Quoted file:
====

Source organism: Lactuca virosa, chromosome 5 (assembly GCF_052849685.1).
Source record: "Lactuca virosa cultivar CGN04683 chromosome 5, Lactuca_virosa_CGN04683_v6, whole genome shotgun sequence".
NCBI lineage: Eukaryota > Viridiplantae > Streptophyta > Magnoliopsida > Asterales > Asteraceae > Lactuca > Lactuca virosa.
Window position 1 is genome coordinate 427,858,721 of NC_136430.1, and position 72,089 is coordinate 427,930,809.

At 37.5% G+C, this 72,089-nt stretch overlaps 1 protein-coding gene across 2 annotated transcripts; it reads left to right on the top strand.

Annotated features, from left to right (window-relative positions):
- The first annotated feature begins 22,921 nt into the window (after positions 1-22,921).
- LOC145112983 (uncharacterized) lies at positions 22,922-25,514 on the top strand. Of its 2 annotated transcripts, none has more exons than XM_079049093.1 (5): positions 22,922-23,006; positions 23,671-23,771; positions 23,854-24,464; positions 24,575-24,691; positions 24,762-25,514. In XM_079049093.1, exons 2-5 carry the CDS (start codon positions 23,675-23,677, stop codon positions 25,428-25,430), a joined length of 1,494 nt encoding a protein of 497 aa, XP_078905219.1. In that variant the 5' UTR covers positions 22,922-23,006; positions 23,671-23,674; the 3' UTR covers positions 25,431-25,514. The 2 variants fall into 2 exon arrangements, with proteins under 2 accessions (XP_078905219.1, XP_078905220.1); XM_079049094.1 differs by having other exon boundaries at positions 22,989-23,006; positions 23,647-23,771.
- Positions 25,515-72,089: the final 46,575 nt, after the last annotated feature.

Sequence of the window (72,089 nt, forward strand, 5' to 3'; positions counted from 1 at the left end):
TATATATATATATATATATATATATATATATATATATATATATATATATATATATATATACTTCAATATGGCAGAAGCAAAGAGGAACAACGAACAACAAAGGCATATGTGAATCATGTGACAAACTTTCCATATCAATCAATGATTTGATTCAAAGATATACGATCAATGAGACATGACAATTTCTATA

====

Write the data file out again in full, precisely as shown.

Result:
Source organism: Lactuca virosa, chromosome 5 (assembly GCF_052849685.1).
Source record: "Lactuca virosa cultivar CGN04683 chromosome 5, Lactuca_virosa_CGN04683_v6, whole genome shotgun sequence".
NCBI lineage: Eukaryota > Viridiplantae > Streptophyta > Magnoliopsida > Asterales > Asteraceae > Lactuca > Lactuca virosa.
Window position 1 is genome coordinate 427,858,721 of NC_136430.1, and position 72,089 is coordinate 427,930,809.

At 37.5% G+C, this 72,089-nt stretch overlaps 1 protein-coding gene across 2 annotated transcripts; it reads left to right on the top strand.

Annotated features, from left to right (window-relative positions):
- The first annotated feature begins 22,921 nt into the window (after positions 1-22,921).
- LOC145112983 (uncharacterized) lies at positions 22,922-25,514 on the top strand. Of its 2 annotated transcripts, none has more exons than XM_079049093.1 (5): positions 22,922-23,006; positions 23,671-23,771; positions 23,854-24,464; positions 24,575-24,691; positions 24,762-25,514. In XM_079049093.1, exons 2-5 carry the CDS (start codon positions 23,675-23,677, stop codon positions 25,428-25,430), a joined length of 1,494 nt encoding a protein of 497 aa, XP_078905219.1. In that variant the 5' UTR covers positions 22,922-23,006; positions 23,671-23,674; the 3' UTR covers positions 25,431-25,514. The 2 variants fall into 2 exon arrangements, with proteins under 2 accessions (XP_078905219.1, XP_078905220.1); XM_079049094.1 differs by having other exon boundaries at positions 22,989-23,006; positions 23,647-23,771.
- Positions 25,515-72,089: the final 46,575 nt, after the last annotated feature.

Sequence of the window (72,089 nt, forward strand, 5' to 3'; positions counted from 1 at the left end):
TATATATATATATATATATATATATATATATATATATATATATATATATATATATATATACTTCAATATGGCAGAAGCAAAGAGGAACAACGAACAACAAAGGCATATGTGAATCATGTGACAAACTTTCCATATCAATCAATGATTTGATTCAAAGATATACGATCAATGAGACATGACAATTTCTATA